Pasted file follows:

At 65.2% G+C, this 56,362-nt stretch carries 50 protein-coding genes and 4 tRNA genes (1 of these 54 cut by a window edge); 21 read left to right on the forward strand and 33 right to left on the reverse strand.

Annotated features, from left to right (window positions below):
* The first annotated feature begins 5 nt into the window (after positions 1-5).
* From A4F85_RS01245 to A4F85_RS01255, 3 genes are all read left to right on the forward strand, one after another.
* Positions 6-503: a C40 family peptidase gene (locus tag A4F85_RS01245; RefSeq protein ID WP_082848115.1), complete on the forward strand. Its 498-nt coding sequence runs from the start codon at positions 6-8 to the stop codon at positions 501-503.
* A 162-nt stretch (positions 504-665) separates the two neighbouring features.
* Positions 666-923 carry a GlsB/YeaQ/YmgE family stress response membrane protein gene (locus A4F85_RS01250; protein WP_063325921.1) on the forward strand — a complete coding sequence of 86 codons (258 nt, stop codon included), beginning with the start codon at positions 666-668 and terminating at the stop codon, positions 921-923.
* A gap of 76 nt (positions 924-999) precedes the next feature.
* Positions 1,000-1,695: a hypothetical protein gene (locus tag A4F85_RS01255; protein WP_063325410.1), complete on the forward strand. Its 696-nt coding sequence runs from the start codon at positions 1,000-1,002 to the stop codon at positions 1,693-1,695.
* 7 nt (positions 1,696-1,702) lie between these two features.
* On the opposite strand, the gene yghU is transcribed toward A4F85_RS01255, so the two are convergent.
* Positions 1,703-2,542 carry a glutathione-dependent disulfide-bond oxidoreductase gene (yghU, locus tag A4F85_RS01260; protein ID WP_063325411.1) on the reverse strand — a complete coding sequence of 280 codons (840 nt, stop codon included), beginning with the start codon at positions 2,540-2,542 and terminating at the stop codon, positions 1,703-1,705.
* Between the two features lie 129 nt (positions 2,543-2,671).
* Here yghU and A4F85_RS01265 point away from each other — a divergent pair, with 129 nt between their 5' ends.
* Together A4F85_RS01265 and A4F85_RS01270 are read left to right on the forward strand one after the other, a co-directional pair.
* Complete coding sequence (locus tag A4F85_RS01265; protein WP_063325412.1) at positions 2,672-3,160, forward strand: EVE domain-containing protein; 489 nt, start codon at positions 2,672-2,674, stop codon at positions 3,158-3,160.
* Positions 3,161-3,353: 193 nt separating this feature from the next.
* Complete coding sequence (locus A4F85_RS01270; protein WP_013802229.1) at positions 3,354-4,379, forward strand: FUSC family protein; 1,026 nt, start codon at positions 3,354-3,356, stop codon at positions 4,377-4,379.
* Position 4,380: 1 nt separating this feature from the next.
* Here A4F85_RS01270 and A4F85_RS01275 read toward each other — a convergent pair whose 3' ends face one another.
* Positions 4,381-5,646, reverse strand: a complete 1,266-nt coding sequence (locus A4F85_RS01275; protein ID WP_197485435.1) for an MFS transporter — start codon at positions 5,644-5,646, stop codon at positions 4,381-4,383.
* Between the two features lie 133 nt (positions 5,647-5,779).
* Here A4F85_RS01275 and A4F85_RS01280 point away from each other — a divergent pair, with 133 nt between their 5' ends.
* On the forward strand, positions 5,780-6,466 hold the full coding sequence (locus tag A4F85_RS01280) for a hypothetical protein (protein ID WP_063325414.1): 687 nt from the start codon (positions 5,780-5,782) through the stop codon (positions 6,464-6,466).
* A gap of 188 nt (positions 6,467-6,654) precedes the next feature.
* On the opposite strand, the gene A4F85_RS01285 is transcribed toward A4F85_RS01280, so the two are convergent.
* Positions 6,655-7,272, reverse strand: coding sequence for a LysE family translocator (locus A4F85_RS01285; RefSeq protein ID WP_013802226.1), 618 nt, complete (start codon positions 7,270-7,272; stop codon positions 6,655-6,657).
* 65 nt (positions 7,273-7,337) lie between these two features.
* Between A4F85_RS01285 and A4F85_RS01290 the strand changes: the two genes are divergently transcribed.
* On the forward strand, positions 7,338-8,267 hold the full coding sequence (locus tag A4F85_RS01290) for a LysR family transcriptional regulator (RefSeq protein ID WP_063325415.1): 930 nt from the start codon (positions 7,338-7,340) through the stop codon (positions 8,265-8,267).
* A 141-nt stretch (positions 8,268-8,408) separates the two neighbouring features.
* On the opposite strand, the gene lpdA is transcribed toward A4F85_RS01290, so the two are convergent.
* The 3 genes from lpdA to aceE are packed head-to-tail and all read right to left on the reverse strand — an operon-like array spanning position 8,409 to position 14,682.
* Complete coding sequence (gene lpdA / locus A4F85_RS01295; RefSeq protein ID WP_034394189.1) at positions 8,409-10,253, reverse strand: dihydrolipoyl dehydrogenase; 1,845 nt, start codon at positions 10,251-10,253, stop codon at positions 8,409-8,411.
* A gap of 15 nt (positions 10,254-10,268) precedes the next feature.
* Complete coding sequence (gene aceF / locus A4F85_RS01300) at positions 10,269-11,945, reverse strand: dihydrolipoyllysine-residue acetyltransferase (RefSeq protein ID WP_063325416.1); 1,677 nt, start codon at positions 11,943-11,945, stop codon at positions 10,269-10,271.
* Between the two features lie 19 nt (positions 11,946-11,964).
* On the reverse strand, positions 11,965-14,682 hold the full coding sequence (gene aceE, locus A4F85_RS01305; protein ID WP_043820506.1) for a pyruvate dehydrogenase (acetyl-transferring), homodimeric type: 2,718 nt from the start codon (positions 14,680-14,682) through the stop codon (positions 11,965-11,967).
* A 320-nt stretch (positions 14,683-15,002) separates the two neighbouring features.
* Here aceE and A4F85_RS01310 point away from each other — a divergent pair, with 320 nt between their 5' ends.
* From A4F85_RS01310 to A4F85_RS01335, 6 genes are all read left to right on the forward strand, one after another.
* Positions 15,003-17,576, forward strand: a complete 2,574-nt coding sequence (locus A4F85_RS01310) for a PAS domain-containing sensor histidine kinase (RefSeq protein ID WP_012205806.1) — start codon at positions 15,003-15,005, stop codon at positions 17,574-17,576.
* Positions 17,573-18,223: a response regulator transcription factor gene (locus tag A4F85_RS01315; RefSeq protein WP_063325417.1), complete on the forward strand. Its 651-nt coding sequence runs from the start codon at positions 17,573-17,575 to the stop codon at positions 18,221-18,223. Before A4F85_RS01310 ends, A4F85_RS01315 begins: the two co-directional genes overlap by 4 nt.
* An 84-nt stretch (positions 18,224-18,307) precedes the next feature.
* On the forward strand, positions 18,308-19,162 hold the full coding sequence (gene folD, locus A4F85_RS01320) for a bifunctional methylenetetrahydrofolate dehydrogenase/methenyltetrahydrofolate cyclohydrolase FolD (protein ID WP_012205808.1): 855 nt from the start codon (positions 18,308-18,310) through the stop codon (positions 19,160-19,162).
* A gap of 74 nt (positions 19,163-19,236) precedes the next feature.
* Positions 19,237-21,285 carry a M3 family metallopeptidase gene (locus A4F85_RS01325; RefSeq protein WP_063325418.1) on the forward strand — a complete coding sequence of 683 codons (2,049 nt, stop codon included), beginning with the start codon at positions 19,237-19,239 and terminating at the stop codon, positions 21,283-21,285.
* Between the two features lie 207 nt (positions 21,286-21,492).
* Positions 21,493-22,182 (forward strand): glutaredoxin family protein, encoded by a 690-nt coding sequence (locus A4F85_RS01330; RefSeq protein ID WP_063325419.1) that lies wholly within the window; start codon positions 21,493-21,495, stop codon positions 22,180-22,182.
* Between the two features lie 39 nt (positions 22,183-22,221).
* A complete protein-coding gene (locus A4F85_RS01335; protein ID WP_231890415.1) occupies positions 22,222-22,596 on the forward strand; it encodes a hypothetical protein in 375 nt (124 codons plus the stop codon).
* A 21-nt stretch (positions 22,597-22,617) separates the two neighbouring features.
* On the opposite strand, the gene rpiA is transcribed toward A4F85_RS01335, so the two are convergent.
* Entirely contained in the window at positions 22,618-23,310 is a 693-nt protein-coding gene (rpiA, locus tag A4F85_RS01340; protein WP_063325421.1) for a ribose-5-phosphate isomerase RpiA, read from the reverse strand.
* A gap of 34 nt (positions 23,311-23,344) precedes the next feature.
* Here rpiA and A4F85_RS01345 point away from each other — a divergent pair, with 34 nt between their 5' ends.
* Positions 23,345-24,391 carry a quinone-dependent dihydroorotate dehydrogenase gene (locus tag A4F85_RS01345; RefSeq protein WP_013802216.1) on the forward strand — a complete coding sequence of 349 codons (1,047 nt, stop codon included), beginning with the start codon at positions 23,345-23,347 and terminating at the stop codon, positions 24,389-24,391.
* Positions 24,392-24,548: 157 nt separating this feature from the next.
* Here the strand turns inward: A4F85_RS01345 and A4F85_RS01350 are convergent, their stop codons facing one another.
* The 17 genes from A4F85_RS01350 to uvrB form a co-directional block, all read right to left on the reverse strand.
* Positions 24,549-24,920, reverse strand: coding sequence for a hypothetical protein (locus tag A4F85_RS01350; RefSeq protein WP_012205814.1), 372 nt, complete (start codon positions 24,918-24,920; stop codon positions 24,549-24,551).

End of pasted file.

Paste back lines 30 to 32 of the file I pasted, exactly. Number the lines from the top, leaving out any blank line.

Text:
* On the forward strand, positions 7,338-8,267 hold the full coding sequence (locus tag A4F85_RS01290) for a LysR family transcriptional regulator (RefSeq protein ID WP_063325415.1): 930 nt from the start codon (positions 7,338-7,340) through the stop codon (positions 8,265-8,267).
* A 141-nt stretch (positions 8,268-8,408) separates the two neighbouring features.
* On the opposite strand, the gene lpdA is transcribed toward A4F85_RS01290, so the two are convergent.